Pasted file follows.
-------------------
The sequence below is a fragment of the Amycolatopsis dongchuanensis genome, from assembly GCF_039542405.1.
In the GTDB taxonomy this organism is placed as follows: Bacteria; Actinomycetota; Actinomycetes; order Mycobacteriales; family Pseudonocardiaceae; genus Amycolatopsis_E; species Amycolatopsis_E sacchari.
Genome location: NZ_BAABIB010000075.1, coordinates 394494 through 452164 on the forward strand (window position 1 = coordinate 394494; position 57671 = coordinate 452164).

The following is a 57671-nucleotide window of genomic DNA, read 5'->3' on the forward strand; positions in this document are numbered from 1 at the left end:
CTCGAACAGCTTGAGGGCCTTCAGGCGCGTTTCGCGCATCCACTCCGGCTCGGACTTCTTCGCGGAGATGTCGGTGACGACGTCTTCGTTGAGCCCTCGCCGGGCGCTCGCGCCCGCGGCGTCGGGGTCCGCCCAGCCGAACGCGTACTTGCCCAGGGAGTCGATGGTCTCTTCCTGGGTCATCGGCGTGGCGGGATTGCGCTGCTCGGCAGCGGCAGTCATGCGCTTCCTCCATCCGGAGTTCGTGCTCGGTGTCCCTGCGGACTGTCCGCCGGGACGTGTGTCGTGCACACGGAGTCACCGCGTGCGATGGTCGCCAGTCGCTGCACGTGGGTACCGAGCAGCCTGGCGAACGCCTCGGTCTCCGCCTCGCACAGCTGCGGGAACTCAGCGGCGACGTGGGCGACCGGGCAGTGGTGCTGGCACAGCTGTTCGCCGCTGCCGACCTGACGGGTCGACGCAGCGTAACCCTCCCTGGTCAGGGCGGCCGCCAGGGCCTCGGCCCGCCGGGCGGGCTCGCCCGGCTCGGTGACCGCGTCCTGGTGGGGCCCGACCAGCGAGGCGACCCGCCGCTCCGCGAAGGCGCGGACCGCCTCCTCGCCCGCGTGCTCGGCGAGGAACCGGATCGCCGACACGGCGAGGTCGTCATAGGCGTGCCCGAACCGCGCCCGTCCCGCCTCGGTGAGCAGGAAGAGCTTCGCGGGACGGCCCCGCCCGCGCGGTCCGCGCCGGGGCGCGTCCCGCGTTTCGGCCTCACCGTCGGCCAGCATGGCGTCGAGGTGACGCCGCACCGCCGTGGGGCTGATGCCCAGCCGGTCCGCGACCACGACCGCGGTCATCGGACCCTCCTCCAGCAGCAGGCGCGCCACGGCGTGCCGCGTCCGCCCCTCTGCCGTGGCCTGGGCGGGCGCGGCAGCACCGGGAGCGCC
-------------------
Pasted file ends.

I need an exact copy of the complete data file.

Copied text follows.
The sequence below is a fragment of the Amycolatopsis dongchuanensis genome, from assembly GCF_039542405.1.
In the GTDB taxonomy this organism is placed as follows: Bacteria; Actinomycetota; Actinomycetes; order Mycobacteriales; family Pseudonocardiaceae; genus Amycolatopsis_E; species Amycolatopsis_E sacchari.
Genome location: NZ_BAABIB010000075.1, coordinates 394494 through 452164 on the forward strand (window position 1 = coordinate 394494; position 57671 = coordinate 452164).

The following is a 57671-nucleotide window of genomic DNA, read 5'->3' on the forward strand; positions in this document are numbered from 1 at the left end:
CTCGAACAGCTTGAGGGCCTTCAGGCGCGTTTCGCGCATCCACTCCGGCTCGGACTTCTTCGCGGAGATGTCGGTGACGACGTCTTCGTTGAGCCCTCGCCGGGCGCTCGCGCCCGCGGCGTCGGGGTCCGCCCAGCCGAACGCGTACTTGCCCAGGGAGTCGATGGTCTCTTCCTGGGTCATCGGCGTGGCGGGATTGCGCTGCTCGGCAGCGGCAGTCATGCGCTTCCTCCATCCGGAGTTCGTGCTCGGTGTCCCTGCGGACTGTCCGCCGGGACGTGTGTCGTGCACACGGAGTCACCGCGTGCGATGGTCGCCAGTCGCTGCACGTGGGTACCGAGCAGCCTGGCGAACGCCTCGGTCTCCGCCTCGCACAGCTGCGGGAACTCAGCGGCGACGTGGGCGACCGGGCAGTGGTGCTGGCACAGCTGTTCGCCGCTGCCGACCTGACGGGTCGACGCAGCGTAACCCTCCCTGGTCAGGGCGGCCGCCAGGGCCTCGGCCCGCCGGGCGGGCTCGCCCGGCTCGGTGACCGCGTCCTGGTGGGGCCCGACCAGCGAGGCGACCCGCCGCTCCGCGAAGGCGCGGACCGCCTCCTCGCCCGCGTGCTCGGCGAGGAACCGGATCGCCGACACGGCGAGGTCGTCATAGGCGTGCCCGAACCGCGCCCGTCCCGCCTCGGTGAGCAGGAAGAGCTTCGCGGGACGGCCCCGCCCGCGCGGTCCGCGCCGGGGCGCGTCCCGCGTTTCGGCCTCACCGTCGGCCAGCATGGCGTCGAGGTGACGCCGCACCGCCGTGGGGCTGATGCCCAGCCGGTCCGCGACCACGACCGCGGTCATCGGACCCTCCTCCAGCAGCAGGCGCGCCACGGCGTGCCGCGTCCGCCCCTCTGCCGTGGCCTGGGCGGGCGCGGCAGCACCGGGAGCGCC